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5 Seriously Affordable Ways to Chillax

May 31, 2019

4 min read

Stress is a killer, and that’s no joke. In fact, excessive stress has been associated with a host of maladies—depression, panic attacks, high blood pressure, irritable bowel syndrome and more. Usually, it isn’t just one tough incident that contributes to such difficulties. It’s often an accumulation of smaller stressors over the course of a lifetime. But how do you release the pressure and treat yourself to relaxation when you’ve got to keep working, dealing with sometimes-troublesome family and friends, and living in the real world?

Here are some simple, affordable ideas to help ease your stress, increase your quality of life and improve your overall health. I’ve included an estimated budget for each method, none of which has to cost you more than $40.

A few options are even FREE.

Bubble bath on a budget

No personal hot tub with high-powered jets? No problem! Turn your very own bathtub into a place of quiet, warm respite. Find a cruelty-free, grocery store brand of bubbles or bath salts (here’s a list on Amazon, but be sure to check individual product info), a few inexpensive organic candles (ditto), and a relaxing set of tunes on Spotify, Apple Music, Tidal or your favorite music streaming service. I actually bought an inexpensive CD/cassette player for when I want to relax without the temptation of checking my phone or laptop. If you’d like to keep it super-simple, just use one candle and add some Epsom salts to your bathwater. I also like an old-school rubber ducky, but that’s me. Make a regular ritual of this, whether it’s once a day or once a week. And when you’re done with the bath, don’t get right back into the swing of things. Go to bed. You’ll likely sleep better.

Cruelty-free bubble bath: $8 and up
Small organic candle: $5 and up
Bag of Epsom salts: $5 and up

Aromatherapy all day

I bought a Doterra diffuser from my chiropractor, but you can find less expensive options. I fill it with cold water, add a few drops of my favorite essential oil, pop the cap on, plug it in and turn it on! My diffuser has settings for various lengths of time as well as soothing lights, but the only important thing is that it works, spraying soothing scented air into my home. I use lavender when I want to relax or get some sleep, peppermint when I want to feel refreshed and renewed, rosemary or tea tree when I’m dealing with congestion, and different blends for other purposes. I even have a “focus” blend for when I work. It’s a simple, affordable way to add a touch of luxury to my apartment.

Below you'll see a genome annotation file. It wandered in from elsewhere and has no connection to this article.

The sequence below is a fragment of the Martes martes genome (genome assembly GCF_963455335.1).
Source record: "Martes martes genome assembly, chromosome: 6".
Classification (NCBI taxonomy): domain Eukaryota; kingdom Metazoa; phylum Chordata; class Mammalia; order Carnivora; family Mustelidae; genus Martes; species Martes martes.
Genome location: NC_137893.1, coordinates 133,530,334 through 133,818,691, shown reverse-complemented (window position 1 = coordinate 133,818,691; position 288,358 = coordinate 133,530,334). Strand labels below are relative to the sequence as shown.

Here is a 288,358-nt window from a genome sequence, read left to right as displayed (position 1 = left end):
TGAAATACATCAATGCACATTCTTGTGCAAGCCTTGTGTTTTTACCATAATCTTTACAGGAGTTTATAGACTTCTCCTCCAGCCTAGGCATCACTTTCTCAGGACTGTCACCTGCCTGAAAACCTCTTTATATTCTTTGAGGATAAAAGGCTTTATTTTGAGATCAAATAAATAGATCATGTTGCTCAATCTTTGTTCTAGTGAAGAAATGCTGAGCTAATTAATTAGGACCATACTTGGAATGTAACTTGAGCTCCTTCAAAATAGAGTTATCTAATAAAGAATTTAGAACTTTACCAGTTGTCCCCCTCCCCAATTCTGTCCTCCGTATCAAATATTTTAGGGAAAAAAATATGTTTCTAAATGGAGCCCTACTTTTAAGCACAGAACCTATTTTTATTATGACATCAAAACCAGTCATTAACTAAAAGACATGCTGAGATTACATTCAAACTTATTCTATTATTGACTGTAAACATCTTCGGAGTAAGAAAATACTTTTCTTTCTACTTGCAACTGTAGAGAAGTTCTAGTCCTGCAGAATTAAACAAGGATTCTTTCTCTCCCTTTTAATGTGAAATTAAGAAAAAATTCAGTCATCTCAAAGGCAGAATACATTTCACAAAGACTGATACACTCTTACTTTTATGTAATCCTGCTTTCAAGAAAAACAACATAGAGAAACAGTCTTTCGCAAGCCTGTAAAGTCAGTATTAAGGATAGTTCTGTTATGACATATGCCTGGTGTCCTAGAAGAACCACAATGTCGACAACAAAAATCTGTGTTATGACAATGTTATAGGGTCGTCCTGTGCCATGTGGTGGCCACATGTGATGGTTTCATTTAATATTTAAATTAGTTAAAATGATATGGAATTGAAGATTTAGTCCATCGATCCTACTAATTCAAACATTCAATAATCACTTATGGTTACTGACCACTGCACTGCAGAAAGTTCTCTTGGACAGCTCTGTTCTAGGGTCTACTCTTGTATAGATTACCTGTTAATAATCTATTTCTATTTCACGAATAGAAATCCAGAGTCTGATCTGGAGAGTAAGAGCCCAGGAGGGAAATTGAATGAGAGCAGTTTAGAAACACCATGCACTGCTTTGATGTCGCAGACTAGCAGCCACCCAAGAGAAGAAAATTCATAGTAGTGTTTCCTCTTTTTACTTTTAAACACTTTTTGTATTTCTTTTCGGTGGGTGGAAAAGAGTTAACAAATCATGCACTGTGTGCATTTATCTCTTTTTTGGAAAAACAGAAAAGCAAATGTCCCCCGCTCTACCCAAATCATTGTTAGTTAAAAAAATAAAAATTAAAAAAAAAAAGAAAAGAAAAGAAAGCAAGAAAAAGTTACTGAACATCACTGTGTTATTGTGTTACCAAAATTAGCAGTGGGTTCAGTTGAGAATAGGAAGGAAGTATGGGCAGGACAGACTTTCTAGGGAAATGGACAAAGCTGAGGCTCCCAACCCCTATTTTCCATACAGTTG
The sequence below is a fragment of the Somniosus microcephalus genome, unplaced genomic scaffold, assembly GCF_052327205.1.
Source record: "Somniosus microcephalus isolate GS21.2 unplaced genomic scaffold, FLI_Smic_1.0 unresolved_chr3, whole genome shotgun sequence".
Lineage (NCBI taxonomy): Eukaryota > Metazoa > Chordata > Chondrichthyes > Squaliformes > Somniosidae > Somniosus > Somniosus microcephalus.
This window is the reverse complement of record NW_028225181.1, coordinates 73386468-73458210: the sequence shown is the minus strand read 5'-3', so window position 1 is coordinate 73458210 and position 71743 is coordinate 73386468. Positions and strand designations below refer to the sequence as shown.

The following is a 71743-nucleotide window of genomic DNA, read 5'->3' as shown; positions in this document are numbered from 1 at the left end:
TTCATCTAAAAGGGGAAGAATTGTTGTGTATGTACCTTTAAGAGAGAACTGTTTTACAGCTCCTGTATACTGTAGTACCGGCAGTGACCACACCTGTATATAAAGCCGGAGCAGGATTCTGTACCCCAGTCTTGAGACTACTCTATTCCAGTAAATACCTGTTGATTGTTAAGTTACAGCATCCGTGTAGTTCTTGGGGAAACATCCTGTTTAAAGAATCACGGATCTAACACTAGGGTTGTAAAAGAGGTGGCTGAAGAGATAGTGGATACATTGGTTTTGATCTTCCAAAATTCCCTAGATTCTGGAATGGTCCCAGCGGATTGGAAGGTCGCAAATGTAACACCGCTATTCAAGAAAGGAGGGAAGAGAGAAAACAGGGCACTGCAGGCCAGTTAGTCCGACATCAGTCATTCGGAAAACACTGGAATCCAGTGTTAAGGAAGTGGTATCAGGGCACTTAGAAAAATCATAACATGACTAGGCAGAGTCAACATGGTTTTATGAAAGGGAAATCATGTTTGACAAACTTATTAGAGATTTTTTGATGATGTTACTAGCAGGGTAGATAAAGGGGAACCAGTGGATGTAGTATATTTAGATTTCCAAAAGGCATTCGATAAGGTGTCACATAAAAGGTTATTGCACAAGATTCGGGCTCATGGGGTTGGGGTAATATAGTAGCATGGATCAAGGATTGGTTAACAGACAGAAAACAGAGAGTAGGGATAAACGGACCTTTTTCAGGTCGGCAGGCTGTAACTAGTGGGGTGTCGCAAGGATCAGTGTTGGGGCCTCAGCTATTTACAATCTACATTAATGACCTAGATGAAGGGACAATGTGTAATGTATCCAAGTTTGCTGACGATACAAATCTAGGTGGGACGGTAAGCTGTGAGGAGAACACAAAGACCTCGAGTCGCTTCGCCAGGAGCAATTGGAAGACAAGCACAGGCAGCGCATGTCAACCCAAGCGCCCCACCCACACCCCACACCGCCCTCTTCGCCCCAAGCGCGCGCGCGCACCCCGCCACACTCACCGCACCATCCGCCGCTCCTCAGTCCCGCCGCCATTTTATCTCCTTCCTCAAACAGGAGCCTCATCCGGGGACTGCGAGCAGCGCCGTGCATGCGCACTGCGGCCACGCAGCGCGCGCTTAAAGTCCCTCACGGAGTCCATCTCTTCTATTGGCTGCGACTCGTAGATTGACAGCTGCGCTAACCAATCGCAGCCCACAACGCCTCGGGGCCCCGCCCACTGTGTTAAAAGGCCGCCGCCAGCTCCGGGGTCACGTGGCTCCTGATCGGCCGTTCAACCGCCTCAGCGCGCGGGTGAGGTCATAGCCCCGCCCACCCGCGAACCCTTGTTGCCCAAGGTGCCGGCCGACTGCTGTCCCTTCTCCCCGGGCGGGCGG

Essential oil diffuser: $16 and up
Bottle of pure undiluted essential oil, 10 mL: $9 and up

Yoga at home

I was an uncoordinated kid, and I get very anxious and shy exercising around other people in a class or gym setting. That’s one reason I love doing yoga at home. My current favorite is Austin-based YouTube fitness star Adriene Mishler of Yoga with Adriene—as of this writing, she’s got nearly 4.8 million subscribers. The 34-year-old actress, writer, and certified yoga teacher encourages students to “find what feels good” with a blend of self-deprecating humor, silliness, and common sense. She offers 30-day free programs with themed yoga calendars, and while there are options behind a paywall on her website, she has an incredible abundance of free resources. She’s also a really fascinating entrepreneur, in case your business curiosity is piqued.

Yoga videos: free
Yoga mat: $15 and up
Optional yoga strap: $10 and up
Optional yoga blocks (set of 2): $15 and up

Relaxation video and audio

Personally, I’m a big fan of autonomic sensory meridian response (ASMR) videos, which are meant to induce relaxation and a pleasant tingling sensation on the scalp. My favorite ASMRtists are Emma Smith of WhispersRed and Maria of Gentle Whispering, but there are many folks out there making these weird and wonderful videos. If they freak you out or simply aren’t for you, there are plenty of guided meditation and relaxation videos and podcasts available for free.

ASMR videos: free

Start a journal

I try to “freewrite” three pages a day as per Julia Cameron’s The Artist’s Way program of creative recovery. I don’t manage it every single day, but I get to it most days each week. It really helps me get out a lot of thoughts that might otherwise be squelched down, contributing to headaches or stomachaches. Writing in this manner is a great way to exercise your emotional demons in a safer way than, say, throwing things across the room.

Journal: $5 and up
Pen or pencil: $.75 and up

Hopefully these suggestions will get you started on a great personalized program of relaxation. Experiment with different methods. What works for someone else may not work for you, and vice versa.

Remember, as my mother says, you’ll find your own recipe.

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By Sara Benincasa
Sara Benincasa is a screenwriter, recovering stand-up comedian and the author of "Real Artists Have Day Jobs"

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